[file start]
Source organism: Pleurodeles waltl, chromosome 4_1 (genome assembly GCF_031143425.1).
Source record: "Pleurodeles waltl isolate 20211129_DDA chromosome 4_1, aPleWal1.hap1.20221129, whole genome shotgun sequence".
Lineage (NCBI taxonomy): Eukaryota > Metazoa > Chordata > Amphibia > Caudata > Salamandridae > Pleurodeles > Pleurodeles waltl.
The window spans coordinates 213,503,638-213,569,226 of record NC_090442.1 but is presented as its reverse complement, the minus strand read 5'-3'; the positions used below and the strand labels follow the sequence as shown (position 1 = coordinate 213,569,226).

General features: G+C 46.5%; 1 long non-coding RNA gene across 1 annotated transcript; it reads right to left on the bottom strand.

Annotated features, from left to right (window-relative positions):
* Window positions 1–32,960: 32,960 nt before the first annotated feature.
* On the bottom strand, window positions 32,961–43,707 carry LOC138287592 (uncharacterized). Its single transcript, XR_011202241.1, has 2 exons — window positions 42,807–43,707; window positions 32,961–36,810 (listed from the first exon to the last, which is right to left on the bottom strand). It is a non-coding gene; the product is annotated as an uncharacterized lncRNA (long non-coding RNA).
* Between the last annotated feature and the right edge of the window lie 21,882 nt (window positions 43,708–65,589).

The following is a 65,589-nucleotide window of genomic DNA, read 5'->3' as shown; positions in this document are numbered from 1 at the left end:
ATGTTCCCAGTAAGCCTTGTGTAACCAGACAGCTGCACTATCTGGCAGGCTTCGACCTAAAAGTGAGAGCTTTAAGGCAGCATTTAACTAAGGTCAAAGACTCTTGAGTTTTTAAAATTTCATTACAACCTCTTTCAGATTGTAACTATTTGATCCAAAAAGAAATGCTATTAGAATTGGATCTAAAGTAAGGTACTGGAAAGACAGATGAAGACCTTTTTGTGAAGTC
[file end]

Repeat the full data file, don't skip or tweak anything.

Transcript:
Source organism: Pleurodeles waltl, chromosome 4_1 (genome assembly GCF_031143425.1).
Source record: "Pleurodeles waltl isolate 20211129_DDA chromosome 4_1, aPleWal1.hap1.20221129, whole genome shotgun sequence".
Lineage (NCBI taxonomy): Eukaryota > Metazoa > Chordata > Amphibia > Caudata > Salamandridae > Pleurodeles > Pleurodeles waltl.
The window spans coordinates 213,503,638-213,569,226 of record NC_090442.1 but is presented as its reverse complement, the minus strand read 5'-3'; the positions used below and the strand labels follow the sequence as shown (position 1 = coordinate 213,569,226).

General features: G+C 46.5%; 1 long non-coding RNA gene across 1 annotated transcript; it reads right to left on the bottom strand.

Annotated features, from left to right (window-relative positions):
* Window positions 1–32,960: 32,960 nt before the first annotated feature.
* On the bottom strand, window positions 32,961–43,707 carry LOC138287592 (uncharacterized). Its single transcript, XR_011202241.1, has 2 exons — window positions 42,807–43,707; window positions 32,961–36,810 (listed from the first exon to the last, which is right to left on the bottom strand). It is a non-coding gene; the product is annotated as an uncharacterized lncRNA (long non-coding RNA).
* Between the last annotated feature and the right edge of the window lie 21,882 nt (window positions 43,708–65,589).

The following is a 65,589-nucleotide window of genomic DNA, read 5'->3' as shown; positions in this document are numbered from 1 at the left end:
ATGTTCCCAGTAAGCCTTGTGTAACCAGACAGCTGCACTATCTGGCAGGCTTCGACCTAAAAGTGAGAGCTTTAAGGCAGCATTTAACTAAGGTCAAAGACTCTTGAGTTTTTAAAATTTCATTACAACCTCTTTCAGATTGTAACTATTTGATCCAAAAAGAAATGCTATTAGAATTGGATCTAAAGTAAGGTACTGGAAAGACAGATGAAGACCTTTTTGTGAAGTC